With so much communication and business done through Facebook, could you survive without it?
It is Sunday morning, my day to sleep in. After opening my eyes, I roll over and check my phone. Within minutes I’m up, my synapses are firing and I’m entrenched in a lengthy discussion about hotel accommodations in Amsterdam and flexing some problem solving skills. This is a lot before coffee. Damn you, Facebook! It wasn’t like this last week! Last week I was off Facebook and it was a peaceful vacation.
Does anyone remember a time before we communicated on a webpage under a telltale blue stripe? It seems like it was back when Grunge was cool and soy was the answer to everything. There are 10-year olds out there who have never known a world without Facebook; in fact, I’ve seen now 10 year olds grow up on Facebook. Animals have been adopted and put down… People have gotten engaged and broken up then engaged to other people… I’ve had so much encouragement fed to me in the form of memes that I think Morgan Freeman knows everything about everything. But then there’s the other side, the work side where it isn’t all cat videos and baby photos, the side that demands a lot of time and takes a lot of attention to maintain. As an artist, label owner and self-proclaimed Facebook over-poster, I needed a break to reset. I needed to stop waking up to umpteen notifications with things to do. I had to step away from the guilt of not responding because I just didn’t have time. I took a whole week off, Sunday 8pm until Sunday 8pm.
Let me explain first that Facebook is a prime location where I work. Even at my secular job, I am making Facebook posts, curating content and thinking about engagement. It boggles my mind how much it’s grown since I signed up in 2007. It was like an open pasture then, a free-for-all. We all had fewer than 100 friends who really were our friends and used the search bar to see what people from high school were doing, years later. Those were the good old days when you wrote a passive aggressive status and the person you were tossing shade on got it. Now, I don’t know about you, but I have people on my list I have no idea who they are, how they found me, why they care – I can only hope it’s for the music. I’ve read so much about social media strategies; I can’t just drop a random post on my page. My messages pile up unread because, on a 24 hour clock, people are always awake somewhere needing something. I’m included in that by always sending Facebook messages for releases and posts in our label’s private group. I’m on the asking side as much as the asked.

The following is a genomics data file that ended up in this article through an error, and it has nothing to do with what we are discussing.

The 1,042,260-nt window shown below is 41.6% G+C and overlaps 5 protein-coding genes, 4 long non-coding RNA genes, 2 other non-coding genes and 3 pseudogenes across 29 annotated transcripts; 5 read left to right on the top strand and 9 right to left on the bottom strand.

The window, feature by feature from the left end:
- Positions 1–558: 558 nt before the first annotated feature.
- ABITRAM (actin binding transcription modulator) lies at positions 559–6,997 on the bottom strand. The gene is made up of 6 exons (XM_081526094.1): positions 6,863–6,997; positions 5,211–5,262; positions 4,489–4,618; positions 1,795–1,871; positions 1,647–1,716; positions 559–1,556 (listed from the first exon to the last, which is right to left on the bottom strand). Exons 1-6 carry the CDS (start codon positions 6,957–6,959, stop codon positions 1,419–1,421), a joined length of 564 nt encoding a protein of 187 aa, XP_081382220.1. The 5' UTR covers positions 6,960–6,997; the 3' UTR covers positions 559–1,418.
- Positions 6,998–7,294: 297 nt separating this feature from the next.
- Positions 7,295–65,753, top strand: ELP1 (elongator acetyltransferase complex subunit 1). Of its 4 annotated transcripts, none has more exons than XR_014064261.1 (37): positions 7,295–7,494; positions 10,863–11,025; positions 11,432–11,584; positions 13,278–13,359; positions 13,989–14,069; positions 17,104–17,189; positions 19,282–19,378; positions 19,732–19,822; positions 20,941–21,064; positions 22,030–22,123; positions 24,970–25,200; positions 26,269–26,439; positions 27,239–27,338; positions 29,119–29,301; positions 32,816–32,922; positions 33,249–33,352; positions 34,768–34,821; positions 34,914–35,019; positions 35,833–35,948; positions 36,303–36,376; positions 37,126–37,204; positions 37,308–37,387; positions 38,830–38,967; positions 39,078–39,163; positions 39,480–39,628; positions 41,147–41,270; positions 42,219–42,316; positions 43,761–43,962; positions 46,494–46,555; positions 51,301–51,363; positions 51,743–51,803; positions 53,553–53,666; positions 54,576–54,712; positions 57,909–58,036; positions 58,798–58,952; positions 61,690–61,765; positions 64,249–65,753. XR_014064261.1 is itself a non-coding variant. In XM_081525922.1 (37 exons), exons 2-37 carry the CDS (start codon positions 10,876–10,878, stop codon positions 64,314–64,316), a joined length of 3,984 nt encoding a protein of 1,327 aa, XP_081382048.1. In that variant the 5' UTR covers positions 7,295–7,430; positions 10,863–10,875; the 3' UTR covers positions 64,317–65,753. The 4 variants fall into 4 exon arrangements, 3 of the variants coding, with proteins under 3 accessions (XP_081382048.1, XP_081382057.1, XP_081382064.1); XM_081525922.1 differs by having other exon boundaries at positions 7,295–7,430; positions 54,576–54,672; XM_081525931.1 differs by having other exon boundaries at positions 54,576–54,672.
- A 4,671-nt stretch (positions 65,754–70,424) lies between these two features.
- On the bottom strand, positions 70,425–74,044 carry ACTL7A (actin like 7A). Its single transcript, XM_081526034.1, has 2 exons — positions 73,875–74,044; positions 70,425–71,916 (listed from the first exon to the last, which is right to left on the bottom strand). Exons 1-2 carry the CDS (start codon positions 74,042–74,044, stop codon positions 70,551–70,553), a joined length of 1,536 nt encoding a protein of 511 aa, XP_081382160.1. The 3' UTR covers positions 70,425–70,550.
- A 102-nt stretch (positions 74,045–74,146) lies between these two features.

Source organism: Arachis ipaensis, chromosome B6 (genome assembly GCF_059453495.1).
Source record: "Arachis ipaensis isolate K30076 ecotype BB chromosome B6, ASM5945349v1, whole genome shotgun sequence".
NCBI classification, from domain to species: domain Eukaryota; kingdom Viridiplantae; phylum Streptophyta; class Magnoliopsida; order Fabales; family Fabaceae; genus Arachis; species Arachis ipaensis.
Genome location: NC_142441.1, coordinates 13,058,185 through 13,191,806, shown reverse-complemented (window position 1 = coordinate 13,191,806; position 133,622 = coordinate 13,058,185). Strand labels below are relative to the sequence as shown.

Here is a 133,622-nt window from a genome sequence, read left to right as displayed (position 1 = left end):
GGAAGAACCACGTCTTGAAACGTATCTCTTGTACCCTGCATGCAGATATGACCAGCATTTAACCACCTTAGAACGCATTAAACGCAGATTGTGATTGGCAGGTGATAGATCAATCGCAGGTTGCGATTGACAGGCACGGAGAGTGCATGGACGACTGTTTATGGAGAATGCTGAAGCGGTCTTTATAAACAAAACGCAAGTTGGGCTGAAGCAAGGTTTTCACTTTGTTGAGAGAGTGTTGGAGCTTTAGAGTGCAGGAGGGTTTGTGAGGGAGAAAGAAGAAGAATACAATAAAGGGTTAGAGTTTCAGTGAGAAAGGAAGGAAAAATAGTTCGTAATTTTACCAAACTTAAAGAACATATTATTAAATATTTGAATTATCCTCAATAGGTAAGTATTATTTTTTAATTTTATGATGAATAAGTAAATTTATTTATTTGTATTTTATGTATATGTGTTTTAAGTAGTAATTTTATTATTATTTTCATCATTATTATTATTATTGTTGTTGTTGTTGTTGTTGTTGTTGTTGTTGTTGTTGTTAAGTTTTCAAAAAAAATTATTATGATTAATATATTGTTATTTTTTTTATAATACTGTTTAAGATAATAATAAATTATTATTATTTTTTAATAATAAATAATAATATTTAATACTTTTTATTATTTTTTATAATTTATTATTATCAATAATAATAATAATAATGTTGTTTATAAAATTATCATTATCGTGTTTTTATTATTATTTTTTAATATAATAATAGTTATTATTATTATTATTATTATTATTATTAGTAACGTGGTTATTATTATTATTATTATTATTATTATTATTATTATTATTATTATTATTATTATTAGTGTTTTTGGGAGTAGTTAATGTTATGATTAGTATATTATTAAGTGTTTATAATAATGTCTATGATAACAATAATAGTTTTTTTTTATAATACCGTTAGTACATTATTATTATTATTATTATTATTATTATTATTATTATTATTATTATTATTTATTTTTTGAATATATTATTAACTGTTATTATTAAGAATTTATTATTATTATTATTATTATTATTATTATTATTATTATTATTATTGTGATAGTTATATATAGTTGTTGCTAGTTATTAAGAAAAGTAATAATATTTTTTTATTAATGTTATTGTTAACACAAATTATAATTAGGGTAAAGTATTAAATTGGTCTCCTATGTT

When is too much, too much?
There’s a label owner out there I’ve always respected. Like clockwork, he checks his messages in the morning and often in the evening. You know you will rarely hear from him at certain times of the day. He is living his ‘real life’, I surmise. His public is ‘trained’ to know when to expect an answer. I’ve never been able to be that disciplined. The moment a notification goes off, I have to check. If I can’t be disturbed, I put my phone in a different room. My attention span is that of a gnat, Facebook is my kryptonite. How did I get decide to do a week off? I did it for this article. I needed SOMETHING as incentive to make it through, for willpower. I needed to throw a wrench in the spokes of my social media habits.
What were the rules?
Rules were simple. Zero Facebook. Nothing. I was allowed my email, Instagram, Twitter, LinkedIn – but limited my time on them. Plus, I am more of a silent observer on those sites because I feel old and don’t know what I’m doing. I wondered if I should say I am leaving FB or just sign off and I chose the latter. The people I work with knew what I was doing and anyone else of importance had my email or phone number. My secular job supported this endeavor and didn’t give me Facebook work. I was set to sign out.
Here’s my daily diary of the week:
Sunday 8:00 pm – It’s go-time! The Facebook app is now gone from my phone and all cookies have been deleted so I don’t accidentally (or out of habit) press ‘F’ in the search bar and open it. Mental note: my laptop may still have a FB window open. I will not look; I’ll close all windows and hope for the best.
Monday 7:27 pm – It was weird not checking my phone first thing after the alarm went off. Twice I hit ‘F’ in the search bar throughout the day. I noticed how conditioned I am to check FB on my phone the second my mind gets bored or disengaged with what I’m doing. Despite thinking of a million things I should have done before logging out last night, I felt focused at work. It’s ok, it’s all good. It will still be there next week. It was refreshing to not have a constant vibration coming from my bag too. Maybe the notifications are the distractions and not the site?